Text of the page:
Arrow: Fear and the Police State
This is probably the most complex Arrowverse plot this year… Season seven of Arrow returned to their old style of storytelling: two different story arcs set in two different time periods. But where season one through five split episodes between a main story in the present day and a flashback story of Oliver’s “five years in Hell” leading up to his return home in the pilot, season seven went a new direction. As Lost taught us, when you run out of flashbacks, flash forward. While the main story remained in the present day, the side story took us to 2040, where Oliver’s now-grown son William followed a series of clues left behind by his step-mother/Oliver’s wife Felicity Smoak that achieved three things: 1) reunited several aged members of Team Arrow; 2) exposed a danger to a dystopic Star City; and most notably 3) introduced William to his half-sister, Mia Smoak, who takes after her father in terms of combat badassery.
Meanwhile, in the present, we had a sort of three-act season. Oliver Queen spends the first chunk in prison for being the Green Arrow, while the various heroes try to bring down the previous season’s at-large Big Bad, Ricardo Diaz; upon his inevitable release (just in time for the crossover), an unmasked Oliver tries to legitimize Team Arrow as official law enforcement officers while also trying to get to know the half-sister he didn’t know he had, Emiko Queen, who seems to be trying to replace him as the Green Arrow; and finally they try to take down the Ninth Circle, international financiers of crime and terror led by the sinister Dante (played by Highlander’s Duncan Macleod of the Clan Macleod, Adrian Paul).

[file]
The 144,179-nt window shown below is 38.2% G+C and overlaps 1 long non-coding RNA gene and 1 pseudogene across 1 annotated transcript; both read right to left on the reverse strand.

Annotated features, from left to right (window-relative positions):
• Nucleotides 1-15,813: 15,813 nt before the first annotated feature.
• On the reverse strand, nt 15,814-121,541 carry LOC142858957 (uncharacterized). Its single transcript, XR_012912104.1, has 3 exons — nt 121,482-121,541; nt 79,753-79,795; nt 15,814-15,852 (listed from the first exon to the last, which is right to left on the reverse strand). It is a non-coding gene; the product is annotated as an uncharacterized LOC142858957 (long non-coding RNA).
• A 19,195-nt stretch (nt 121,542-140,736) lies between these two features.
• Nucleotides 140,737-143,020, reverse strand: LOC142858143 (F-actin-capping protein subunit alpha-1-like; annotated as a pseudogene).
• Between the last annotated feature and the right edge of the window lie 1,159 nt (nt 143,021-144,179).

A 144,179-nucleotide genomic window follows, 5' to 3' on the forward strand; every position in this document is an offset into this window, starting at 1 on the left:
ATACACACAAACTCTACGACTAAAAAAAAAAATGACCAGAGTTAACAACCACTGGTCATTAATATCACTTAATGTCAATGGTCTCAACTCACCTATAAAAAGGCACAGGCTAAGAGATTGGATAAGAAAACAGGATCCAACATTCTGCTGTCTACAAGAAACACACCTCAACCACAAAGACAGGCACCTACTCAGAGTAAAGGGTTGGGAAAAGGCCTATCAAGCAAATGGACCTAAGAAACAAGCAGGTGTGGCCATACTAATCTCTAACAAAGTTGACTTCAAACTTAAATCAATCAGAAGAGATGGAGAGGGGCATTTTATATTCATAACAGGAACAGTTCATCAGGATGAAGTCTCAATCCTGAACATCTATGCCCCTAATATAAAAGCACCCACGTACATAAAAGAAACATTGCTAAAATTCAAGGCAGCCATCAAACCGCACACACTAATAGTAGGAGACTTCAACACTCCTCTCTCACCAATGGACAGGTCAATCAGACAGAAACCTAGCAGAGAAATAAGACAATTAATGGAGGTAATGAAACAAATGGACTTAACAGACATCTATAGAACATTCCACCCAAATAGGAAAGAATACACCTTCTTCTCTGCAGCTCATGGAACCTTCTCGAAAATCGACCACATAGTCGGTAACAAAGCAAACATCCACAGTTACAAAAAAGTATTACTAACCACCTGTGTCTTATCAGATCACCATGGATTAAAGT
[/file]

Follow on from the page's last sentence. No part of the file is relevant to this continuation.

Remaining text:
In the present, Oliver is trying to legitimize vigilantes, to the point of working with a documentary crew for a few days (which makes for a neat device for the 150th episode, and an excuse for some familiar faces to return). In 2040, vigilantes are blamed for the sorry state of Star City. Which… that feels like a stretch. “Our city is decaying into Mad Max times, let’s blame it all on unlicensed crime fighters.” And people bought that?
So no, vigilantes aren’t the best metaphor for immigrants or the LGBT+ community or whatever conservatives are screaming about to distract you from the latest tax cut for the rich or reversal of action on climate change… man, conservatives are the worst and will kill us… but Arrow has something else up it’s sleeve. The secret corporate cabal behind the downfall of Star City use a secret weapon to maintain control… a hyper-intelligent security system called Archer. Which in the present, begins to be created by Felicity.
See, with Diaz hunting her and her stepson, Felicity got scared, and turned that tech genius of hers to developing a new security system to protect her apartment. A security system so effective only, like, two villains managed to break in over the course of the season! That’s a better success rate than Flash’s Star Labs, Supergirl’s DEO, and the Time Bureau from Legends of Tomorrow! Her apartment secured, Felicity thought she could use the same tech to protect the entire city, finally make it safe for her growing family.
Naturally, less altruistic types get their hands on it, in the present and future, and use it for evil.